4. The fuel injection control system of the internal combustion engine according to claim 2, wherein the second low-pass filter is a digital filter implemented by Formula (3) that uses a previous value Vsm2(k-1) of the second filtered voltage and a current value Vm(k) of the terminal voltage to obtain a current value Vsm2(k) of the second filtered voltage, a sampling frequency fs of the terminal voltage and the cutoff frequency f2 of the second low-pass filter satisfying a relationship of Formula (4), Vsm2(k)={(n2-1)/n2}.times.Vsm2(k-1)+(1/n2).times.Vm(k) (3), 1/fs:1/f2=1:(n2-1) (4).

5. The fuel injection control system of the internal combustion engine according to claim 1, wherein the time calculation portion calculates the voltage inflection time with a timing when the difference exceeds a predetermined threshold as the timing when the difference has the inflection point.

6. The fuel injection control system of the internal combustion engine according to claim 1, wherein the filtered-voltage acquisition portion acquires a third filtered voltage being the difference filtered by a third low-pass filter having a third frequency as a cutoff frequency, the third frequency being lower than a frequency of a noise component, and acquires a fourth filtered voltage being the difference filtered by a fourth low-pass filter having a fourth frequency as the cutoff frequency, the fourth frequency being lower than the third frequency, wherein the difference calculation portion calculates a difference between the third filtered voltage and the fourth filtered voltage as a second order differential, and wherein the time calculation portion calculates the voltage inflection time with a timing when the second order differential has an extreme value as the timing when the difference has the inflection point.

7. The fuel injection control system of the internal combustion engine according to claim 6, wherein when the second order differential no longer increases, the time calculation portion determines the second order differential has the extreme value.

8. The fuel injection control system of the internal combustion engine according to claim 6, wherein the third low-pass filter and the fourth low-pass filter are each a digital filter.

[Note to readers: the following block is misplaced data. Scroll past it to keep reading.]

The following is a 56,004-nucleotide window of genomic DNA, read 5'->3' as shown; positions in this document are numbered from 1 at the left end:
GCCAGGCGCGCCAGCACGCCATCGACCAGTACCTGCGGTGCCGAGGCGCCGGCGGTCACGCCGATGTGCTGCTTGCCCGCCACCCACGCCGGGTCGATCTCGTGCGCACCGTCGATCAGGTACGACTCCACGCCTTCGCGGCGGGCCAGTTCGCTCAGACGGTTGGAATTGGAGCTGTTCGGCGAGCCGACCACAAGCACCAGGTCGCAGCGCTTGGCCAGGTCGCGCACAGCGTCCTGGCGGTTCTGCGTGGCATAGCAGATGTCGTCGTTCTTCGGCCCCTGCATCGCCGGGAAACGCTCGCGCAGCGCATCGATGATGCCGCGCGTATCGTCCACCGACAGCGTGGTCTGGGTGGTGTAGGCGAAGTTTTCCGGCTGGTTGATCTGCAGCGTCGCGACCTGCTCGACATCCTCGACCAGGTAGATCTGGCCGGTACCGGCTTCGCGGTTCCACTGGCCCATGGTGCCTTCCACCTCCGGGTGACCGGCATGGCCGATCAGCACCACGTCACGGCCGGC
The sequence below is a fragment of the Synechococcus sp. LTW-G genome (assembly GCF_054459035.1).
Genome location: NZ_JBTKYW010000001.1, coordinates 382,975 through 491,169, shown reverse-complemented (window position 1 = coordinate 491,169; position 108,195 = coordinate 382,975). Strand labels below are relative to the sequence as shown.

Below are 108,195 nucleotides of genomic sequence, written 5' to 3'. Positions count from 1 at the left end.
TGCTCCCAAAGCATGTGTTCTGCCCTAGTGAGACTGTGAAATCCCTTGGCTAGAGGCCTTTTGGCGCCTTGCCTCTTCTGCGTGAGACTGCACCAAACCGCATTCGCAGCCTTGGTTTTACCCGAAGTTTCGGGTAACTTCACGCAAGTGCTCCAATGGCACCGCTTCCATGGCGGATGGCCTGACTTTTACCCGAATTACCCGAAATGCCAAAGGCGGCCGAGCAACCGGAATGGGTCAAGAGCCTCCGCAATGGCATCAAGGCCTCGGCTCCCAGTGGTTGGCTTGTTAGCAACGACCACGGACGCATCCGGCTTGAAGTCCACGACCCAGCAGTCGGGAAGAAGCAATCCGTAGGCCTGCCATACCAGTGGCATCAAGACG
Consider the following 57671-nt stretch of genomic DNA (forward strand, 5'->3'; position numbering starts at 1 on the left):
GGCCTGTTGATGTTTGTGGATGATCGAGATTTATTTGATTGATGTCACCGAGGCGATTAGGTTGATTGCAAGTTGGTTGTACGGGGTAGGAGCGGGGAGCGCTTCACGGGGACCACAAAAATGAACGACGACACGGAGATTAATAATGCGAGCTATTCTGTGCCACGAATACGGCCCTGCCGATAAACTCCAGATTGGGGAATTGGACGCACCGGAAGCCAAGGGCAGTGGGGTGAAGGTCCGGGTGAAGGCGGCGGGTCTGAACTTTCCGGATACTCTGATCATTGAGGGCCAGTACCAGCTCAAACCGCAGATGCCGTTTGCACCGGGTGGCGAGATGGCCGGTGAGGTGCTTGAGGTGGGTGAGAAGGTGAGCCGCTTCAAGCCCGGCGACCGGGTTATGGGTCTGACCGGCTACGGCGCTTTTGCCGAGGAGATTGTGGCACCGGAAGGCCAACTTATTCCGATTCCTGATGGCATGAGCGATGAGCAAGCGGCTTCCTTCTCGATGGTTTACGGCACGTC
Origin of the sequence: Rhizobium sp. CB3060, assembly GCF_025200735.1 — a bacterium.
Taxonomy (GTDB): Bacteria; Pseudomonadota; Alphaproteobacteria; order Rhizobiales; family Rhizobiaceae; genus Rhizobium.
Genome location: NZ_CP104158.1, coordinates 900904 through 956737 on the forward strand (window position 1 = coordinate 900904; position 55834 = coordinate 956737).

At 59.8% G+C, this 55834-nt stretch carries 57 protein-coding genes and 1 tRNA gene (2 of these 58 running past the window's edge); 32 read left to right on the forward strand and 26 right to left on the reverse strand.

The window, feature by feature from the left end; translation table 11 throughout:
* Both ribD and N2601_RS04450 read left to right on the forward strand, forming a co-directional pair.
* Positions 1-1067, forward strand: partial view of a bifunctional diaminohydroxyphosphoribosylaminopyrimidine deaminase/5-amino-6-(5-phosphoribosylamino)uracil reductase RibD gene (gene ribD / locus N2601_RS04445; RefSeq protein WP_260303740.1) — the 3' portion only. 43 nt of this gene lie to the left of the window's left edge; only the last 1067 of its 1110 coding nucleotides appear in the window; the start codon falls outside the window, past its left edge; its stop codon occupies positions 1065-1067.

9. The fuel injection control system of the internal combustion engine according to claim 8, wherein the third low-pass filter is a digital filter implemented by Formula (5) that uses a previous value Vdiff.sm3(k-1) of the third filtered voltage and a current value Vdiff(k) of the difference to obtain a current value Vdiff.sm3(k) of the third filtered voltage, a sampling frequency fs of the terminal voltage and the cutoff frequency of the third low-pass filter satisfying a relationship of Formula (6), Vdiff.sm3(k)={(n3-1)/n3}.times.Vdiff.sm3(k-1)+(1/n3).times.Vdiff(k) (5), 1/fs:1/f3=1:(n3-1) (6).

10. The fuel injection control system of the internal combustion engine according to claim 8, wherein the fourth low-pass filter is a digital filter implemented by Formula (7) that uses a previous value Vdiff.sm4(k-1) of the fourth filtered voltage and a current value Vdiff(k) of the difference to obtain a current value Vdiff.sm4(k) of the fourth filtered voltage, a sampling frequency fs of the terminal voltage and the cutoff frequency f4 of the fourth low-pass filter satisfying a relationship of Formula (8), Vdiff.sm4(k)={(n4-1)/n4}.times.Vdiff.sm4(k-1)+(1/n4).times.Vdiff(k) (7), 1/fs:1/f4=1:(n4-1) (8).

11. The fuel injection control system of the internal combustion engine according to claim 1, wherein a drive IC of the fuel injection valve collectively serves as the filtered-voltage acquisition portion, the difference calculation portion, and the time calculation portion.

12. The fuel injection control system of the internal combustion engine according to claim 1, wherein a calculation IC provided separately from the drive IC of the fuel injection valve collectively serves as the filtered-voltage acquisition portion, the difference calculation portion, and the time calculation portion.

13. The fuel injection control system of the internal combustion engine according to claim 1, wherein a microcomputer controlling the internal combustion engine collectively serves as the filtered-voltage acquisition portion, the difference calculation portion, and the time calculation portion.

14. The fuel injection control system of the internal combustion engine according to claim 1, wherein the time calculation portion calculates the voltage inflection time with the reference timing being a timing when the injection pulse of the partial lift injection is switched from off to on.

15. The fuel injection control system of the internal combustion engine according to claim 1, wherein the time calculation portion calculates the voltage inflection time with the reference timing being a timing when the injection pulse of the partial lift injection is switched from on to off.